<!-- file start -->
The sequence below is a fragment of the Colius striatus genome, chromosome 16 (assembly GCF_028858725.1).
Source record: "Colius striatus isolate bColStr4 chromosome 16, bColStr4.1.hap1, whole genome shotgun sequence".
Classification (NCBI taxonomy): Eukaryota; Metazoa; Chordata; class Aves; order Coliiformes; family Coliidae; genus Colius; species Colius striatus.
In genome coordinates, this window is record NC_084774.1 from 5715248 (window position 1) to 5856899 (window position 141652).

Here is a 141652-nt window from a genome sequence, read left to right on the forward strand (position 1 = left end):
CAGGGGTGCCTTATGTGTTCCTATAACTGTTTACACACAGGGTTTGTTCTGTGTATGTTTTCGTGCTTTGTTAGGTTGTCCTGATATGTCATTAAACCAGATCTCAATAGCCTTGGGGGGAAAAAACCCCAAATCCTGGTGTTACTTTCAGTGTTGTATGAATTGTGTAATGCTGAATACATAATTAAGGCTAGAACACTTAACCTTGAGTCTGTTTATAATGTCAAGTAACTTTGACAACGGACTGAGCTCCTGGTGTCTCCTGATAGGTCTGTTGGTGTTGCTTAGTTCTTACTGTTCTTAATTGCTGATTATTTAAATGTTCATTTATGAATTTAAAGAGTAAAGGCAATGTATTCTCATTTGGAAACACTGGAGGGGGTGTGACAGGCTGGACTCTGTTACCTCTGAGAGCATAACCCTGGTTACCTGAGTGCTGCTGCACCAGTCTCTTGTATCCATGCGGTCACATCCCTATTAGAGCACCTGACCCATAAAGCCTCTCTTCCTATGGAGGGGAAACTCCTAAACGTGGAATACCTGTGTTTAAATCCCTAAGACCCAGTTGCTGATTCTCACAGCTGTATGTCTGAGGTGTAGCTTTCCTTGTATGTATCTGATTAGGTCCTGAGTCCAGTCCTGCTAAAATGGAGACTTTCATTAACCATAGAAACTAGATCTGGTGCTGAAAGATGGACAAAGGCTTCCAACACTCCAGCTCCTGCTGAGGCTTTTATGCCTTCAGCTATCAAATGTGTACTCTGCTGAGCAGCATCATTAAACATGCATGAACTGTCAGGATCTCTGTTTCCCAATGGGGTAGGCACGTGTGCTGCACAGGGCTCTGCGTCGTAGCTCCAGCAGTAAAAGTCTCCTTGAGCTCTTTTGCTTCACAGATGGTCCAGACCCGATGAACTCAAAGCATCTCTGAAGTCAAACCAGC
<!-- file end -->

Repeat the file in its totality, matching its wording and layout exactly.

The sequence below is a fragment of the Colius striatus genome, chromosome 16 (assembly GCF_028858725.1).
Source record: "Colius striatus isolate bColStr4 chromosome 16, bColStr4.1.hap1, whole genome shotgun sequence".
Classification (NCBI taxonomy): Eukaryota; Metazoa; Chordata; class Aves; order Coliiformes; family Coliidae; genus Colius; species Colius striatus.
In genome coordinates, this window is record NC_084774.1 from 5715248 (window position 1) to 5856899 (window position 141652).

Here is a 141652-nt window from a genome sequence, read left to right on the forward strand (position 1 = left end):
CAGGGGTGCCTTATGTGTTCCTATAACTGTTTACACACAGGGTTTGTTCTGTGTATGTTTTCGTGCTTTGTTAGGTTGTCCTGATATGTCATTAAACCAGATCTCAATAGCCTTGGGGGGAAAAAACCCCAAATCCTGGTGTTACTTTCAGTGTTGTATGAATTGTGTAATGCTGAATACATAATTAAGGCTAGAACACTTAACCTTGAGTCTGTTTATAATGTCAAGTAACTTTGACAACGGACTGAGCTCCTGGTGTCTCCTGATAGGTCTGTTGGTGTTGCTTAGTTCTTACTGTTCTTAATTGCTGATTATTTAAATGTTCATTTATGAATTTAAAGAGTAAAGGCAATGTATTCTCATTTGGAAACACTGGAGGGGGTGTGACAGGCTGGACTCTGTTACCTCTGAGAGCATAACCCTGGTTACCTGAGTGCTGCTGCACCAGTCTCTTGTATCCATGCGGTCACATCCCTATTAGAGCACCTGACCCATAAAGCCTCTCTTCCTATGGAGGGGAAACTCCTAAACGTGGAATACCTGTGTTTAAATCCCTAAGACCCAGTTGCTGATTCTCACAGCTGTATGTCTGAGGTGTAGCTTTCCTTGTATGTATCTGATTAGGTCCTGAGTCCAGTCCTGCTAAAATGGAGACTTTCATTAACCATAGAAACTAGATCTGGTGCTGAAAGATGGACAAAGGCTTCCAACACTCCAGCTCCTGCTGAGGCTTTTATGCCTTCAGCTATCAAATGTGTACTCTGCTGAGCAGCATCATTAAACATGCATGAACTGTCAGGATCTCTGTTTCCCAATGGGGTAGGCACGTGTGCTGCACAGGGCTCTGCGTCGTAGCTCCAGCAGTAAAAGTCTCCTTGAGCTCTTTTGCTTCACAGATGGTCCAGACCCGATGAACTCAAAGCATCTCTGAAGTCAAACCAGC